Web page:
• Ships of the U.S. Navy, the Indian Navy, the Japanese Maritime Self-Defense Force and the Republic of Philippine Navy transit through international waters in the South China Sea. Nations increasingly are working together in the face of Chinese aggression in the region. Credit: Japanese Maritime Self-Defense Force
     Ships of the U.S. Navy, the Indian Navy, the Japanese Maritime Self-Defense Force and the Republic of Philippine Navy transit through international waters in the South China Sea. Nations increasingly are working together in the face of Chinese aggression in the region. Credit: Japanese Maritime Self-Defense Force

China’s Insecurity Masks Budding Superiority

September 22, 2020
By Robert K. Ackerman
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The Middle Kingdom is riding the back of the United States as it seeks to surpass it.

In its quest for global supremacy, China has overtaken the United States in some areas but remains uncertain of its own position in head-to-head competition. The United States can take advantage of this status, but must be careful of overconfidence.

These were two key points expressed by Rear Adm. Michael Studeman, USN, director of intelligence/J-2, U.S. Indo-Pacific Command (INDO-PACOM). Speaking at a virtual AFCEA Hawaii Chapter luncheon, Adm. Studeman cited these elements as he focused on seven myths about China.

One of the myths he sought to dash is that China is a near-peer military power compared to the United States. On the contrary, he described a more pessimistic scenario. “China is far more than a near-peer,” the admiral stated. “They are a peer in many categories. They are superior in some.” He continued that the United States is hugely disadvantaged if it has to deploy forces in a contingency operation from the continental United States to China’s border area to face People’s Liberation Army forces already extant in the region.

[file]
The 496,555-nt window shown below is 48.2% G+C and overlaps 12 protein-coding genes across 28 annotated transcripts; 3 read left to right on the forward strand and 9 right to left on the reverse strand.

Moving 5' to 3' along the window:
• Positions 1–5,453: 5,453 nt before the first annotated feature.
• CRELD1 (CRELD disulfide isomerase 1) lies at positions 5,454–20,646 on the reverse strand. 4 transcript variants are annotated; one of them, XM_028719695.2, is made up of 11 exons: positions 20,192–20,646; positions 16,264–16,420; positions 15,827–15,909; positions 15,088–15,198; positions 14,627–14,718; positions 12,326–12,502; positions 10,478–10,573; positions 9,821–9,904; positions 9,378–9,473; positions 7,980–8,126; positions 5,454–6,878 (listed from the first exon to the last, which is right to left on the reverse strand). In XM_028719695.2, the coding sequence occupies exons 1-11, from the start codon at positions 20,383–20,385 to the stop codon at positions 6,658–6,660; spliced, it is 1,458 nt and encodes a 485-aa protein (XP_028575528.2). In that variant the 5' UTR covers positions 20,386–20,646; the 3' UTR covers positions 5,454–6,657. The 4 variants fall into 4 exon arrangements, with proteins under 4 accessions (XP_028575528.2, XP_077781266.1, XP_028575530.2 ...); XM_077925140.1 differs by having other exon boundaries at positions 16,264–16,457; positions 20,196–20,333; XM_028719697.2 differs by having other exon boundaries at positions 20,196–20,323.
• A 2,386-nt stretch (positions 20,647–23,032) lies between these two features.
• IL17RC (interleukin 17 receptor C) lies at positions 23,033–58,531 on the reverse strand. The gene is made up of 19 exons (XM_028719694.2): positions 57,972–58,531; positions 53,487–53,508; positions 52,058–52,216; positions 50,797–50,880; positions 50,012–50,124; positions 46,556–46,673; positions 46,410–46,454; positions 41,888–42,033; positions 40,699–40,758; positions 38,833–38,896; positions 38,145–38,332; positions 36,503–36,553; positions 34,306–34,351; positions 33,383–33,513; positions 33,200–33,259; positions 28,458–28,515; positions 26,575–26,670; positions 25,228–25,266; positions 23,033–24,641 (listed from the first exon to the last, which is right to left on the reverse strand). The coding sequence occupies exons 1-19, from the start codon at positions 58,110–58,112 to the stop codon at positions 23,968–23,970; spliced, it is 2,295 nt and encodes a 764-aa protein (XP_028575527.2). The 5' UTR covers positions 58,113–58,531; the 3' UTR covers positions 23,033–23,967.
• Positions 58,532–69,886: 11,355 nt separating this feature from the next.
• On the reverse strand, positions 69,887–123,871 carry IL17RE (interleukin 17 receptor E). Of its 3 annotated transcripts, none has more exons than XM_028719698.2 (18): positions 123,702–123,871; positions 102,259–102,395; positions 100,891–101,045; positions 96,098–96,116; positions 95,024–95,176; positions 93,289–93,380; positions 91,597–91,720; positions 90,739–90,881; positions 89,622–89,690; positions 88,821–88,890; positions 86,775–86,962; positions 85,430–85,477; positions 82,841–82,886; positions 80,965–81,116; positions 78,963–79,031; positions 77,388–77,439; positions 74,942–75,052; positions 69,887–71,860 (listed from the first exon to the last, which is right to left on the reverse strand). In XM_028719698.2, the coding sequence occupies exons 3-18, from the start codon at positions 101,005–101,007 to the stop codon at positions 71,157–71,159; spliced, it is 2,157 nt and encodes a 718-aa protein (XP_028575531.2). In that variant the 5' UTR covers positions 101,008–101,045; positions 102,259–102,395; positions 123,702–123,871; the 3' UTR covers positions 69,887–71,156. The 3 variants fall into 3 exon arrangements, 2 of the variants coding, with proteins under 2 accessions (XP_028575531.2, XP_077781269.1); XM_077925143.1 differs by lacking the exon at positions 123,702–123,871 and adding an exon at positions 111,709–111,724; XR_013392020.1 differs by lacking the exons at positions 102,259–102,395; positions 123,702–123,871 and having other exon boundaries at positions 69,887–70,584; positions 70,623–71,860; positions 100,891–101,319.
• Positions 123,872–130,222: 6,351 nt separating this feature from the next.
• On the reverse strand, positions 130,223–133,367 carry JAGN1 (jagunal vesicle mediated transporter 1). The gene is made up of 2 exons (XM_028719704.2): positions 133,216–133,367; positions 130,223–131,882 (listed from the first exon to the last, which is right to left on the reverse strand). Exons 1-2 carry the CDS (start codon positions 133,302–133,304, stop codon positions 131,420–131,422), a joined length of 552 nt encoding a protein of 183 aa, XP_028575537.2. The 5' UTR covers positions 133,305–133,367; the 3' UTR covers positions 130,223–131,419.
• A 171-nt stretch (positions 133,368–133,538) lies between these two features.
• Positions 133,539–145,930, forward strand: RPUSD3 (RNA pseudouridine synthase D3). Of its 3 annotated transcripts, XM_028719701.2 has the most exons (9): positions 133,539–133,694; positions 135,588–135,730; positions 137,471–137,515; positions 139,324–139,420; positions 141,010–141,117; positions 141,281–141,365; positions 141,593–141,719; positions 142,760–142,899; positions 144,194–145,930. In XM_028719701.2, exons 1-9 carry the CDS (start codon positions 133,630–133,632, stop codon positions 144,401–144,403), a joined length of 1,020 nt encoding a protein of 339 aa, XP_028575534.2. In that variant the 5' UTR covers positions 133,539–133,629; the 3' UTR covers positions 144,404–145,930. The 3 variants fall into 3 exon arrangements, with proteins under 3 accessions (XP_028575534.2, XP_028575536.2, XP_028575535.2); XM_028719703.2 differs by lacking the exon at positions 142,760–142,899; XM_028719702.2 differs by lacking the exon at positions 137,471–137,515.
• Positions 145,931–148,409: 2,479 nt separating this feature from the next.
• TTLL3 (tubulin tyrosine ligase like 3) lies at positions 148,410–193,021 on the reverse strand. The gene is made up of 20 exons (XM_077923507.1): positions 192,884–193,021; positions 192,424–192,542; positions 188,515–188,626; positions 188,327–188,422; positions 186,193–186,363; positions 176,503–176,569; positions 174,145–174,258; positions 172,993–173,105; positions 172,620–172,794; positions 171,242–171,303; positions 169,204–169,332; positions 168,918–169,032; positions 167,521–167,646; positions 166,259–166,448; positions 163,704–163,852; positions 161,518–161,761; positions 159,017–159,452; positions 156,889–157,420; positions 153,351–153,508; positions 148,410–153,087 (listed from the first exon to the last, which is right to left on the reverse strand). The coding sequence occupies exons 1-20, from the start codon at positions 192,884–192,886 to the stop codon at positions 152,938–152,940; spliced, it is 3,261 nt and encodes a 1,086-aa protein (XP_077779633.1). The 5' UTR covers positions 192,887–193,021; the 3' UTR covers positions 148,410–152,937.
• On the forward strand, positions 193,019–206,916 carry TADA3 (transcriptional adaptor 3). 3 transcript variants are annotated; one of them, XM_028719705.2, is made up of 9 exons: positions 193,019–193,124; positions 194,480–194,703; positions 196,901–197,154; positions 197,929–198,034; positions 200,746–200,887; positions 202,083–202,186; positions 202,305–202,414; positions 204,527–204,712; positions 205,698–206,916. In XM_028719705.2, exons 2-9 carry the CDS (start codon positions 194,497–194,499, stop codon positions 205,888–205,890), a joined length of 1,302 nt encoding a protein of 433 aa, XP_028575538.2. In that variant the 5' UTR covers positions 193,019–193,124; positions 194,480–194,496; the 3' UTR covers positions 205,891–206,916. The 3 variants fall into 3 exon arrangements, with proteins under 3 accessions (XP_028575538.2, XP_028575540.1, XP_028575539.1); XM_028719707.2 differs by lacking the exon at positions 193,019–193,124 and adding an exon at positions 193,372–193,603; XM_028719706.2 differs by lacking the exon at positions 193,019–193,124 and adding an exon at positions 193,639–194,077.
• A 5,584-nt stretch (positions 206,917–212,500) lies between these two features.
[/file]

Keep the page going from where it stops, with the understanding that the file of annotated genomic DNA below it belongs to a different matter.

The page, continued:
But that does not automatically mean that China is ready for conflict. “The Chinese have their own set of fears,” Adm. Studeman declared. “They overestimate the United States and they underestimate themselves.” He continued that this is a perception the United States hopes to sustain over time, but the United States remains concerned that China could use its military power to assertively pursue sovereignty claims.

“I think it’s great hubris or arrogance that the United States continues to hold onto this idea that there couldn’t be a competitor that actually could build things, that would have technological prowess that would exceed the United States or build in numbers that could overwhelm our forces,” he continued. “These are the realities of our times; and if we don’t get square with it, then we’re going to find ourselves in a disadvantageous position, and we’ll be less motivated to actually do what is required to make sure that we can hold our own, and then some, in any kind of contingency that deals with China.”

Adm. Studeman added that while China is a pacing threat, the United States hopefully will not be outpaced as it moves forward. China’s speed of modernization is robust and multidecade in nature. “Let’s pray that our reputational deterrence holds for as long as possible here,” he said.

The INDO-PACOM intelligence director emphasized that, rather than seeking simply great power status, China is seeking “the greatest power” status. He also dashed as a myth that China seeks regional hegemony. Instead, it seeks global supremacy that would make it the dominant power in the world.